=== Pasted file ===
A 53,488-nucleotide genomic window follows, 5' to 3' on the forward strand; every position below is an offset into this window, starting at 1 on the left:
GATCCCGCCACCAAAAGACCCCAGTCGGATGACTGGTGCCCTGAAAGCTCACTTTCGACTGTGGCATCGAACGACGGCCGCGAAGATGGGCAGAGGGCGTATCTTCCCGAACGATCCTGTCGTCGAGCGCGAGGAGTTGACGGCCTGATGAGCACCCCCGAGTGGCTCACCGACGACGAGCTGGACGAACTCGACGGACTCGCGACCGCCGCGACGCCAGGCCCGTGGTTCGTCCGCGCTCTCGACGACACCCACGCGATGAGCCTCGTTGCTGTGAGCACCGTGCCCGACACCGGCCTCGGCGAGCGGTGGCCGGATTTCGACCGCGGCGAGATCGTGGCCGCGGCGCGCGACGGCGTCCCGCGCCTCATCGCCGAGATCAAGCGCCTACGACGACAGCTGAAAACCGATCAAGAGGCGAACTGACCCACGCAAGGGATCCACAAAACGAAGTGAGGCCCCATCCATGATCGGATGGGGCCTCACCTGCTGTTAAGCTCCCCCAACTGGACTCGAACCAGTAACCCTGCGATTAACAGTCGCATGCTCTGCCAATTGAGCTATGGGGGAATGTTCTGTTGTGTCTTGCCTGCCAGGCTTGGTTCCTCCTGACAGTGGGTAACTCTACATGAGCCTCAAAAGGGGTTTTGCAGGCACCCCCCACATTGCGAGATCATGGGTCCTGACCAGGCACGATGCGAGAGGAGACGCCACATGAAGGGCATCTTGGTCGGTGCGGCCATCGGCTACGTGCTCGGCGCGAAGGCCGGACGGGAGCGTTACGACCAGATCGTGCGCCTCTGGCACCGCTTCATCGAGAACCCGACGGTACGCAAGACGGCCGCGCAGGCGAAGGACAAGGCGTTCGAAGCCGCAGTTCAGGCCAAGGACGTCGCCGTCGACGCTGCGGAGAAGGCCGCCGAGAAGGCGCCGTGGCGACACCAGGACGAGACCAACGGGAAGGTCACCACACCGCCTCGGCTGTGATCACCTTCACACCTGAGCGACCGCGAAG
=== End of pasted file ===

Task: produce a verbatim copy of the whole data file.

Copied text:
A 53,488-nucleotide genomic window follows, 5' to 3' on the forward strand; every position below is an offset into this window, starting at 1 on the left:
GATCCCGCCACCAAAAGACCCCAGTCGGATGACTGGTGCCCTGAAAGCTCACTTTCGACTGTGGCATCGAACGACGGCCGCGAAGATGGGCAGAGGGCGTATCTTCCCGAACGATCCTGTCGTCGAGCGCGAGGAGTTGACGGCCTGATGAGCACCCCCGAGTGGCTCACCGACGACGAGCTGGACGAACTCGACGGACTCGCGACCGCCGCGACGCCAGGCCCGTGGTTCGTCCGCGCTCTCGACGACACCCACGCGATGAGCCTCGTTGCTGTGAGCACCGTGCCCGACACCGGCCTCGGCGAGCGGTGGCCGGATTTCGACCGCGGCGAGATCGTGGCCGCGGCGCGCGACGGCGTCCCGCGCCTCATCGCCGAGATCAAGCGCCTACGACGACAGCTGAAAACCGATCAAGAGGCGAACTGACCCACGCAAGGGATCCACAAAACGAAGTGAGGCCCCATCCATGATCGGATGGGGCCTCACCTGCTGTTAAGCTCCCCCAACTGGACTCGAACCAGTAACCCTGCGATTAACAGTCGCATGCTCTGCCAATTGAGCTATGGGGGAATGTTCTGTTGTGTCTTGCCTGCCAGGCTTGGTTCCTCCTGACAGTGGGTAACTCTACATGAGCCTCAAAAGGGGTTTTGCAGGCACCCCCCACATTGCGAGATCATGGGTCCTGACCAGGCACGATGCGAGAGGAGACGCCACATGAAGGGCATCTTGGTCGGTGCGGCCATCGGCTACGTGCTCGGCGCGAAGGCCGGACGGGAGCGTTACGACCAGATCGTGCGCCTCTGGCACCGCTTCATCGAGAACCCGACGGTACGCAAGACGGCCGCGCAGGCGAAGGACAAGGCGTTCGAAGCCGCAGTTCAGGCCAAGGACGTCGCCGTCGACGCTGCGGAGAAGGCCGCCGAGAAGGCGCCGTGGCGACACCAGGACGAGACCAACGGGAAGGTCACCACACCGCCTCGGCTGTGATCACCTTCACACCTGAGCGACCGCGAAG